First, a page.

Based on her steep learning curve I asked Robinson what she has gained during the last few years of shooting competitively. She said, “The number one thing is safety with firearms and that they aren’t toys. You have to be responsible and know that your actions have consequences. I have also learned that competitive shooting is more than just shooting well. Like any sport, it’s about good sportsmanship, honesty, concentration and physical fitness (Robinson spends almost two hours a day, four days a week in the gym). I know how to be serious and focus, but it’s still exciting and fun. I’ve made a lot of great friends and there are always new opportunities to learn from other competitors.” She continued on about her attitude towards the sport: “Competitive shooting is also about strategy. I love that part because there are so many ways to accomplish a course of fire. I recently had the opportunity to help with a female-only clinic last year, and it was great. I found that I really like to help others who are new to the sport. The response was so good they are doing another one this summer.” I mentioned that due to her ability and success, she is being watched by other girls who would like to shoot like her. Robinson said, “That is a big responsibility, so I try very hard to live and compete in a way that I can be a role model for other girls.”
Robinson continued to explain her love of the shooting sports: “I’ve been lucky enough to attend the US Army Marksmanship Unit’s Junior Action Shooting Clinic in 2013 and 2014, and learned so much. It was great to be able to shoot with some of the best juniors in the country. I would love to be a professional competitor, but first I want to earn a spot on the USAMU Action Shooting Team. I’d be able to serve my country (like her brother Justin who just enlisted in the US Army) and compete. It’s a huge goal and I will be working hard for it.” I asked where her ability to shoot successfully and at such a consistently high level came from and she said, “The success I have comes first from the support of my amazing family and friends.” Robinson continued to explain how her family has provided the foundation for her success: “My parents provided equipment, support, traveling, gave up weekends and challenged me. My older brother Justin even helped teach me to shoot.”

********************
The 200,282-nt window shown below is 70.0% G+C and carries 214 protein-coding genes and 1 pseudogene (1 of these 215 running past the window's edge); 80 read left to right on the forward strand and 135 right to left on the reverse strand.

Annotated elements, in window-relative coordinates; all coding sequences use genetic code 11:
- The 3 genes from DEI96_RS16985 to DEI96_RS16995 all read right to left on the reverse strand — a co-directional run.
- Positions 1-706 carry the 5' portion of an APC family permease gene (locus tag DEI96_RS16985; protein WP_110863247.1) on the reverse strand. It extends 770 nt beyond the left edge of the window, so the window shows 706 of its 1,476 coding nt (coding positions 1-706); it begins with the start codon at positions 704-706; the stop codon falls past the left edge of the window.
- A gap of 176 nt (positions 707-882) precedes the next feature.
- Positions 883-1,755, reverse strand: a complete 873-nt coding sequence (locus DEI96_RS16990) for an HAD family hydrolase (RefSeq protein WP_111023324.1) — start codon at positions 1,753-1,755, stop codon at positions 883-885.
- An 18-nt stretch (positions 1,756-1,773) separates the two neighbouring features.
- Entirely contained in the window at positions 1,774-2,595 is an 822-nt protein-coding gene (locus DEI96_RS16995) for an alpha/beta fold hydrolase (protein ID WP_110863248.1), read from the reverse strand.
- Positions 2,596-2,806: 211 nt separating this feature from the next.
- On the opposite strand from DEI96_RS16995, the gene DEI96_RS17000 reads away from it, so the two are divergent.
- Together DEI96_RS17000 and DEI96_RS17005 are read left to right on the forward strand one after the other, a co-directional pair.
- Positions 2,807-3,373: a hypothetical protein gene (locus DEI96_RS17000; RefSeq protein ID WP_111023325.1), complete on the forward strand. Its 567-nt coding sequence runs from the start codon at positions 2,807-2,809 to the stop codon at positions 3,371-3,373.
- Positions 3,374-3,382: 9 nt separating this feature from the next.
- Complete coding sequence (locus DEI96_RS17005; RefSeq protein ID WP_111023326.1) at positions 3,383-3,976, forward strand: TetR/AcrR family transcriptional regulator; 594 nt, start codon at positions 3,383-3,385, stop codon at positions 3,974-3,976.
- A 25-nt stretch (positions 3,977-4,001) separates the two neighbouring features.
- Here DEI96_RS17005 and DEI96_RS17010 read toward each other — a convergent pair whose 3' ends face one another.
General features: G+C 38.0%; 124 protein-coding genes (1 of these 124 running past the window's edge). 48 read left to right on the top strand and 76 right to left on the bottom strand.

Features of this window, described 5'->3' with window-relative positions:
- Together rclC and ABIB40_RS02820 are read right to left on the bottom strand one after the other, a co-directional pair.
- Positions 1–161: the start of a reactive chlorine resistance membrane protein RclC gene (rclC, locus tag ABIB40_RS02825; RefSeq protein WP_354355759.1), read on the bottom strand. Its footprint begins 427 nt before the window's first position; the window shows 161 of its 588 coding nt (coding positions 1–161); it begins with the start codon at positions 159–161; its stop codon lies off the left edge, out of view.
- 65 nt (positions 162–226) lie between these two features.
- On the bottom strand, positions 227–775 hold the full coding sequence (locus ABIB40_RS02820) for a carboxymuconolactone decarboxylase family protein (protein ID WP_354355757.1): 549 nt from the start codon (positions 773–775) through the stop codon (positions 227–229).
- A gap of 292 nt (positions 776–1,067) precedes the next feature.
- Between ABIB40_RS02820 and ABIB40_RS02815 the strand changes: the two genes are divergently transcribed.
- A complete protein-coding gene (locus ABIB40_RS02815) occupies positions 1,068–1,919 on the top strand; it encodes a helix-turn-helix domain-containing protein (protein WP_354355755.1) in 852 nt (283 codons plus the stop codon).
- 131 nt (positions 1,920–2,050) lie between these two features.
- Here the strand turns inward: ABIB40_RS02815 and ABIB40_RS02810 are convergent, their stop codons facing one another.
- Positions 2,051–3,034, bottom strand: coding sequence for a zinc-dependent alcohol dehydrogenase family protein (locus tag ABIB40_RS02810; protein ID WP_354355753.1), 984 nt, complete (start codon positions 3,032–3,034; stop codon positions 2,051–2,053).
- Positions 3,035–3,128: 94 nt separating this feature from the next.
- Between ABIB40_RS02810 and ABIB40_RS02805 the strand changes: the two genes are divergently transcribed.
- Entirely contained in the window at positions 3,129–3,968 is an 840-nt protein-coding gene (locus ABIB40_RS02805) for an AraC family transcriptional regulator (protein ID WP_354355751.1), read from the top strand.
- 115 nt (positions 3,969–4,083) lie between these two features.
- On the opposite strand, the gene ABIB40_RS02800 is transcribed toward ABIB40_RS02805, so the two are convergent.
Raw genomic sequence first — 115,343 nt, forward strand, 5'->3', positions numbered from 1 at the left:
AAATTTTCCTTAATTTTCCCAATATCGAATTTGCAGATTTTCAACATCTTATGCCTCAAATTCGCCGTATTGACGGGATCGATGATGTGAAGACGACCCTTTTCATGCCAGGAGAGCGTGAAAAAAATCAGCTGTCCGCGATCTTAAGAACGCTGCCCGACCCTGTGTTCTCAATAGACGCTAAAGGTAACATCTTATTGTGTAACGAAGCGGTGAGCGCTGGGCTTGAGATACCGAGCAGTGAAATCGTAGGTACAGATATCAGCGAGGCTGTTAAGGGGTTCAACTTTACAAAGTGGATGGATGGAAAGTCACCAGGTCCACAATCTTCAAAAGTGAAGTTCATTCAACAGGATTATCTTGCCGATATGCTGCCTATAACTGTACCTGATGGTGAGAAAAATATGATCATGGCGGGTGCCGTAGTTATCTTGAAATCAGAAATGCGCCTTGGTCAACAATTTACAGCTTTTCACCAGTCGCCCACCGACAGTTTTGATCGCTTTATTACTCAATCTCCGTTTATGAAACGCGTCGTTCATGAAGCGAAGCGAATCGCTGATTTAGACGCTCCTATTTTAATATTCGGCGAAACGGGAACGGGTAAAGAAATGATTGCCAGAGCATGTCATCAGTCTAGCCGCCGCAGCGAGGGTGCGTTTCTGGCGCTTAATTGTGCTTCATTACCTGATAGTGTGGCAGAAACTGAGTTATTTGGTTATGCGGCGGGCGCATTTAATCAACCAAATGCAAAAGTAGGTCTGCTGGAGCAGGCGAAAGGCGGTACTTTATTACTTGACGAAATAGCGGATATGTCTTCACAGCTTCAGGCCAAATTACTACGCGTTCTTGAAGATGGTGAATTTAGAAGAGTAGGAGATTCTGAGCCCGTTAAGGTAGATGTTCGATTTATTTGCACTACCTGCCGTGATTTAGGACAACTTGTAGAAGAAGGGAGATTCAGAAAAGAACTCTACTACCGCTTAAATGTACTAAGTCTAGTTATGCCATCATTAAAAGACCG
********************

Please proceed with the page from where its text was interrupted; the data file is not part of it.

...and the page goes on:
“My parents provided equipment, support, traveling, gave up weekends and challenged me.”
More than anything else, Robinson is a normal teenage girl who enjoys every aspect of growing up in the great community of Cramerton. She is homeschooled and works two part-time jobs, but unlike the kids highlighted by the media, Robinson is a bright, happy, well-raised teenager with a great attitude who has achieved a lot already due to her focus and discipline. Unfortunately, like most kids, her achievements are seldom televised or publicized, but that is OK with her. She would rather be at the range, at work or at home with her family learning more and strengthening an already brilliant future that is unrolling before her. ASJ
Posted in Shooters Tagged with: Andre Dall'au, Belinda Robinson, Columbia, Cramerton PD, Danny Wisner, Ed's Public safety, Emily Robinson, GLOCK, GSSF, Gunny, Jason Koon, NRA, R lee Ermey, Rodney Robinson, S.C., USPSA